Integration of ‘green’ principles in bank policies gains BSP support
Bank regulators are drafting a circular that lays down guidelines on how banks should integrate sustainability principles in their investment activities.
The Bangko Sentral ng Pilipinas (BSP) gave concerned BSP-supervised entities—only banks and not other financial institutions—until June 1 to give feedback on the draft circular.
In the draft, the BSP recognizes that investment activities of banks may play a role in supporting national goals of promoting sustainable finance.
The proposed guidelines set expectations on the integration of sustainability principles in investment processes.
By integration, the BSP refers to banks explicitly and systematically including material environment and social issues in investment analysis and decisions, to better manage risks and improve returns.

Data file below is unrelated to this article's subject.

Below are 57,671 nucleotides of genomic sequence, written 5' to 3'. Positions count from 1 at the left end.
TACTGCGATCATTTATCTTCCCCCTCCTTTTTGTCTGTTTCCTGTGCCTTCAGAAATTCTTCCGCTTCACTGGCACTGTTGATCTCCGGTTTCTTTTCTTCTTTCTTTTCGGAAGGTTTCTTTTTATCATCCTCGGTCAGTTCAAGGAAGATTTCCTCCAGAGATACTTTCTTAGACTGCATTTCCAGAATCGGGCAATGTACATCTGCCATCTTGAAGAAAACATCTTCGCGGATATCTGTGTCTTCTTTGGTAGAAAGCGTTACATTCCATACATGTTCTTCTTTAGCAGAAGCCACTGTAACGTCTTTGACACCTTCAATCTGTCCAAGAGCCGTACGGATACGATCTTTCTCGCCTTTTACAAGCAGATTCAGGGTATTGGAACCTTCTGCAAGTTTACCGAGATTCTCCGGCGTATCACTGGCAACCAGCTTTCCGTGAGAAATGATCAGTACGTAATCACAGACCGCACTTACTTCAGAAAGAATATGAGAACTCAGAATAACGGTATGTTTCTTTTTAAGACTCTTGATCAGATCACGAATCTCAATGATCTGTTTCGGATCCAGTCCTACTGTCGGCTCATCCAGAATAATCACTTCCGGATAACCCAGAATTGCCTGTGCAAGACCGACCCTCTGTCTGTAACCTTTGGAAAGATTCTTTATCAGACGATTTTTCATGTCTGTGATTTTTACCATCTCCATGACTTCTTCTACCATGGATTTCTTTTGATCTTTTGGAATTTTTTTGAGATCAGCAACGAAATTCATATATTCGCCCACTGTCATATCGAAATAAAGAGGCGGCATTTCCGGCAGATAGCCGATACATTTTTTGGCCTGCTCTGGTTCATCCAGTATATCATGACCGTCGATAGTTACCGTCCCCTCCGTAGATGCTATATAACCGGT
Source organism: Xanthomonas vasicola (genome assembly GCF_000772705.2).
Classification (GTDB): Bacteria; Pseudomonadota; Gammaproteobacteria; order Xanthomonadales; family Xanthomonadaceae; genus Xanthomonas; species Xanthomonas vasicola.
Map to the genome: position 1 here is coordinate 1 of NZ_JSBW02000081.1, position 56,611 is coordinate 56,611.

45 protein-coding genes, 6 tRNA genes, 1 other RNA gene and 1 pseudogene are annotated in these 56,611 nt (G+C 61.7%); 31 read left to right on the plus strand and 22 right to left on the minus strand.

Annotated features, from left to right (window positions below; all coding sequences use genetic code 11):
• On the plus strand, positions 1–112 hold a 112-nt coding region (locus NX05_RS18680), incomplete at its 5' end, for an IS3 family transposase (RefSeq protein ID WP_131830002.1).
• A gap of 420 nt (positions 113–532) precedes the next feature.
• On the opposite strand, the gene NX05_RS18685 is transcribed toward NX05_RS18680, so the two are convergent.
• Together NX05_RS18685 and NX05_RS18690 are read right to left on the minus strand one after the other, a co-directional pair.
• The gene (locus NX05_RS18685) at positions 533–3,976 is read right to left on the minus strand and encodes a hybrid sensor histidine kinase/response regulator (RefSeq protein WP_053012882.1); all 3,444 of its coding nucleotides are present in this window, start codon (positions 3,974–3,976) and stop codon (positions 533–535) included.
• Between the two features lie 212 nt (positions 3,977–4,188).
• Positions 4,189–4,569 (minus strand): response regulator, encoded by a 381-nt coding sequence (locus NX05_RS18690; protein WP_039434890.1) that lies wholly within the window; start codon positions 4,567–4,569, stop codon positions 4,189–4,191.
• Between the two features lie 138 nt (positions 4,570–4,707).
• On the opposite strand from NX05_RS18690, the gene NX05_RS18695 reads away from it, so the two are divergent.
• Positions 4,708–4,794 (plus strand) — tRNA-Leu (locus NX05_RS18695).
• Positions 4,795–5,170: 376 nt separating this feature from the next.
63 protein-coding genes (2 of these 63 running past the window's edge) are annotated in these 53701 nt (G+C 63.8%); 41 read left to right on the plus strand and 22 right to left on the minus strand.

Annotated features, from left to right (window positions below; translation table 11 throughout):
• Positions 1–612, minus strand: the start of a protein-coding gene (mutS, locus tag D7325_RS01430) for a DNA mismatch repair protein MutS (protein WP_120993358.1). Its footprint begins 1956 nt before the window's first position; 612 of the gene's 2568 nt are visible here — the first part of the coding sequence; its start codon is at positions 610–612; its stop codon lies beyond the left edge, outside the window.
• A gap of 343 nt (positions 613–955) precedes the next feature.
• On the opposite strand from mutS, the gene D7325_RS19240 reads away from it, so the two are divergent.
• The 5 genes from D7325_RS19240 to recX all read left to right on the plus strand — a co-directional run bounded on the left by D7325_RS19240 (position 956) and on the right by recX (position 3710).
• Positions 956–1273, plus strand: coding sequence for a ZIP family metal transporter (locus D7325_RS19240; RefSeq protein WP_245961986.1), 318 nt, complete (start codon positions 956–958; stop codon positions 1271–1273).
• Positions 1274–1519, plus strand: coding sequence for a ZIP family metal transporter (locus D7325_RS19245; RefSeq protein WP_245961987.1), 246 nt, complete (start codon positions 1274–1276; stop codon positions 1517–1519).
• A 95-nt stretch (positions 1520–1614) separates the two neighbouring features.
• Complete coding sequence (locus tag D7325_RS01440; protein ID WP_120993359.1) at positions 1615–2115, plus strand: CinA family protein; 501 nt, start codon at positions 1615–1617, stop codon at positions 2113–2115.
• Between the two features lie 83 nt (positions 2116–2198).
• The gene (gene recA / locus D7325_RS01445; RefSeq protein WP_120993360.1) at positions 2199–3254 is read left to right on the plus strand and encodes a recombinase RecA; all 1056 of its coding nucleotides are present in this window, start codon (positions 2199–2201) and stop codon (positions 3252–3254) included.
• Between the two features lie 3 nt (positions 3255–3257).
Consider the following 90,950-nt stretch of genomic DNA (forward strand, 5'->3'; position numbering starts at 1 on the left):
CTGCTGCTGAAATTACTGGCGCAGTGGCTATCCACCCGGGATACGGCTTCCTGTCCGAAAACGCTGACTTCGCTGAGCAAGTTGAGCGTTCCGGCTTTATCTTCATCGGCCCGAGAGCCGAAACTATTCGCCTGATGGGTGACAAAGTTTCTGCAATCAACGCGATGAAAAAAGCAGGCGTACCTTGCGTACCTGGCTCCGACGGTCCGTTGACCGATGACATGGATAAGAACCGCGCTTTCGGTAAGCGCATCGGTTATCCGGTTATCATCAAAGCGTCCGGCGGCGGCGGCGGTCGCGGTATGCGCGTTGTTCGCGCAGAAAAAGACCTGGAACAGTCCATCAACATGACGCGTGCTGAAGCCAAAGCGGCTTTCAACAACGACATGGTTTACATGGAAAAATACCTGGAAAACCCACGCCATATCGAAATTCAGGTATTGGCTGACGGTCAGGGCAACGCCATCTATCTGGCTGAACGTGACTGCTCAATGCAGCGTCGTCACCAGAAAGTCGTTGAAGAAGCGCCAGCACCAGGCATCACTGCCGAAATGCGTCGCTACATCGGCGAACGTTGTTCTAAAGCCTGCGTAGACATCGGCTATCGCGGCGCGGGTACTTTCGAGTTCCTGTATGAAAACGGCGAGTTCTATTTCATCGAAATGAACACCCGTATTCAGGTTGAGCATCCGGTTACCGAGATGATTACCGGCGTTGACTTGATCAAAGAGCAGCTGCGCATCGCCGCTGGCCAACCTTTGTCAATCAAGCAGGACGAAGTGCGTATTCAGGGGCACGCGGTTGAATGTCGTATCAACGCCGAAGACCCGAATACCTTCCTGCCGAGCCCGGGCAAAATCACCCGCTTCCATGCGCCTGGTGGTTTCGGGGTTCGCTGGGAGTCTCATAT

Last January, the BSP said it was looking at the possibility of extending regulatory incentives to banks that embrace sustainability principles, as part of efforts to mainstream sustainable finance and mobilize capital to address urgent global challenges.
While doing that, the BSP had proposed the inclusion of sustainable finance as a form of compliance with the mandatory credit to the agriculture sector.
Also, under the Sustainable Finance Framework, the BSP expects banks to progressively increase their loan allocations for green or sustainable projects as part of their set strategic environmental and social objectives.
Citing data from the International Finance Corp. which is part of the World Bank group, the BSP said investments in the Philippines and in three other big emerging markets—China, Indonesia and Vietnam—may reach $5.1 trillion if these economies adopt a postpandemic green recovery approach.
Such an approach includes investments in energy efficiency, green infrastructure, support for environment-related research and development, and incentives for low-carbon vehicles.
The BSP itself has incorporated sustainability principles in its portfolio management as part of its sustainable central banking strategy, having invested $550 million in the Green Bond Fund managed by the Bank for International Settlements.
—Ronnel W. Domingo
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